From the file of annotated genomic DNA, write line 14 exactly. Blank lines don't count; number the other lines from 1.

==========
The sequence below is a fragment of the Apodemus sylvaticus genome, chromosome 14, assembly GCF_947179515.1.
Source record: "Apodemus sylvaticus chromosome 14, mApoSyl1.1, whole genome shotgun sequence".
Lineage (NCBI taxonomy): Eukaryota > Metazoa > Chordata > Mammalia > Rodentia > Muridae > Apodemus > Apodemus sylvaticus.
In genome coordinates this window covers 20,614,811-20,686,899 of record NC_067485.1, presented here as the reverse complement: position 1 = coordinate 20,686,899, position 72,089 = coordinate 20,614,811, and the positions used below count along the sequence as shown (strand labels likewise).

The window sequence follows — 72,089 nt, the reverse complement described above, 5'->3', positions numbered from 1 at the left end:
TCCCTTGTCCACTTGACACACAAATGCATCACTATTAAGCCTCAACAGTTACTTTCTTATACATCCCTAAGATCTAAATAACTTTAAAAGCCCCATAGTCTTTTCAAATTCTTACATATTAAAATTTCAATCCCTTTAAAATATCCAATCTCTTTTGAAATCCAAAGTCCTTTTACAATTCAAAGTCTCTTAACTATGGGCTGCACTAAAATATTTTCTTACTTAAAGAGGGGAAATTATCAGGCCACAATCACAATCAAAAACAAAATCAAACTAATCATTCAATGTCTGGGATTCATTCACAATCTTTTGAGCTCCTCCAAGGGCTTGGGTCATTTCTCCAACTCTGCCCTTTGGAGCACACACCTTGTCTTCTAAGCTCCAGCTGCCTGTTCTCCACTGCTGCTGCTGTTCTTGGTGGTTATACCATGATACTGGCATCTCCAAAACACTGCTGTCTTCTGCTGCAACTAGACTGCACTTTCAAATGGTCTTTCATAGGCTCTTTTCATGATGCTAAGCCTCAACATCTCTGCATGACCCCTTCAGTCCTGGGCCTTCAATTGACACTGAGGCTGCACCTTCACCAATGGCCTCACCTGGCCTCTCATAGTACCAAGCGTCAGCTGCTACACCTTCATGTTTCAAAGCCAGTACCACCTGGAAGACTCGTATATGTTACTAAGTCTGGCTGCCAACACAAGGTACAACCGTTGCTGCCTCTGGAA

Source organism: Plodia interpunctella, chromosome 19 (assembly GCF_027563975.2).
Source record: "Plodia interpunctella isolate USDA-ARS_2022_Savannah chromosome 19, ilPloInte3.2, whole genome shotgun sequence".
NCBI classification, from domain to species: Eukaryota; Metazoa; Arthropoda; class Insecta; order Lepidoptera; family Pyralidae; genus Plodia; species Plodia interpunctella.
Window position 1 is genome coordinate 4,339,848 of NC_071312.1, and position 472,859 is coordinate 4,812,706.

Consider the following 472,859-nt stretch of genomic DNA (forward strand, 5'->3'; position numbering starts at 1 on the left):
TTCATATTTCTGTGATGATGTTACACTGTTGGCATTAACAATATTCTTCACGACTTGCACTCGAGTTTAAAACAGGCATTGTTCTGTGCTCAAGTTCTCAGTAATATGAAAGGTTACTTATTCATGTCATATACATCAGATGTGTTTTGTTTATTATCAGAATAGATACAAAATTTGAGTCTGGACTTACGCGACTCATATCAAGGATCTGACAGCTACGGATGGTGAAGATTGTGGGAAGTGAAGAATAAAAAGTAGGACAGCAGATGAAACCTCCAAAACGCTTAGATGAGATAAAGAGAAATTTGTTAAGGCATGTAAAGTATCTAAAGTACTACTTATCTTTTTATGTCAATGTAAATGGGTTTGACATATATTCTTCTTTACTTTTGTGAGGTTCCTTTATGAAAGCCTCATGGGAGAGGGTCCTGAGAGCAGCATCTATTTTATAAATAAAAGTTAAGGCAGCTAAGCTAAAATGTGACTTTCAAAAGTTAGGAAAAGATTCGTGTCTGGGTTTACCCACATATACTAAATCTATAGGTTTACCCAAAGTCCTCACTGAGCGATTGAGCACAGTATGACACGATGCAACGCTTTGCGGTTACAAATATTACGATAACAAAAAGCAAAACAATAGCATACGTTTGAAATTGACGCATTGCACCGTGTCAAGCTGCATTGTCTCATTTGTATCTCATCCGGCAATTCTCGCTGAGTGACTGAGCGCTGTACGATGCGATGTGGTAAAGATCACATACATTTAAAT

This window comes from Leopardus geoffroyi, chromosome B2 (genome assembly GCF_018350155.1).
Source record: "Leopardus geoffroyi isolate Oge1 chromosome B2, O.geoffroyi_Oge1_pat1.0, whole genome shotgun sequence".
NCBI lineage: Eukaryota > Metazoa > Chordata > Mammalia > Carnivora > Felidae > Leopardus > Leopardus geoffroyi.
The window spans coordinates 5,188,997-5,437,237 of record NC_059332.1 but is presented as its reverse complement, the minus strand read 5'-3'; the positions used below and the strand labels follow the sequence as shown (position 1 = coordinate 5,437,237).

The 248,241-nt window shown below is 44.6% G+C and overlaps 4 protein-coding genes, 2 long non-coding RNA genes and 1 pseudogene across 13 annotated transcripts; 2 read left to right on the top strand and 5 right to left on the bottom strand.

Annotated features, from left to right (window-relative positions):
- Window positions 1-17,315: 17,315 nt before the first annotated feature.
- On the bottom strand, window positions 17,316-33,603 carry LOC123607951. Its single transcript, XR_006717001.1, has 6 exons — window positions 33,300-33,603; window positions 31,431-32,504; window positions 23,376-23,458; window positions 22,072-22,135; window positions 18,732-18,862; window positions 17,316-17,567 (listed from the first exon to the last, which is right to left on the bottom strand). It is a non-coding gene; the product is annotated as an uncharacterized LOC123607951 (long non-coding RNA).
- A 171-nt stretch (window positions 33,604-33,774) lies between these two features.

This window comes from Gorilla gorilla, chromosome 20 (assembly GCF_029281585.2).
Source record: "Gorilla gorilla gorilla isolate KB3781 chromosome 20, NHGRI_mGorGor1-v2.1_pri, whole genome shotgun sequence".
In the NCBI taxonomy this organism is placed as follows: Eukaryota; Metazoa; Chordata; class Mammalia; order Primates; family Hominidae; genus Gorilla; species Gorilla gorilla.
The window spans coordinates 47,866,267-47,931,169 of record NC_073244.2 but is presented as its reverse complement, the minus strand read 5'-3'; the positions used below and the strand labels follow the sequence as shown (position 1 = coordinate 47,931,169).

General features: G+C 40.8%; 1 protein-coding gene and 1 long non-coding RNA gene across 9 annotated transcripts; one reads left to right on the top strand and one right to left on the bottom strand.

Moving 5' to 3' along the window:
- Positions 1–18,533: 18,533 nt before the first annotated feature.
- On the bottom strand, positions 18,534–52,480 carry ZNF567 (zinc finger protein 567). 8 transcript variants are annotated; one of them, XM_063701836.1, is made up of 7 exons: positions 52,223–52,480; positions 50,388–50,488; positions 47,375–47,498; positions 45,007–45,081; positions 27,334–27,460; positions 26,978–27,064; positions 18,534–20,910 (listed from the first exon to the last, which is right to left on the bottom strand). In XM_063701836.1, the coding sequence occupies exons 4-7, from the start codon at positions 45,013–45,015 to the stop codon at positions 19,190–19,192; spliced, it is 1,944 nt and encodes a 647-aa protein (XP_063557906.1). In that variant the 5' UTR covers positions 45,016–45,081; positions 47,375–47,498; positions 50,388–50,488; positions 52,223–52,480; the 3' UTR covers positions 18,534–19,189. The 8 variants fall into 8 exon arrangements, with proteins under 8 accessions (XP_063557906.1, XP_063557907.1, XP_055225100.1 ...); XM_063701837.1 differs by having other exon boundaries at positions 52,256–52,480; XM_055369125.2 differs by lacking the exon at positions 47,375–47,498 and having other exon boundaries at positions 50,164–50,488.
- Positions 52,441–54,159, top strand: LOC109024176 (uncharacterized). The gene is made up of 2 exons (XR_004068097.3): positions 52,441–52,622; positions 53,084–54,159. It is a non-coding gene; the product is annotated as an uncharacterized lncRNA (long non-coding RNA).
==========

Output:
Source record: "Leopardus geoffroyi isolate Oge1 chromosome B2, O.geoffroyi_Oge1_pat1.0, whole genome shotgun sequence".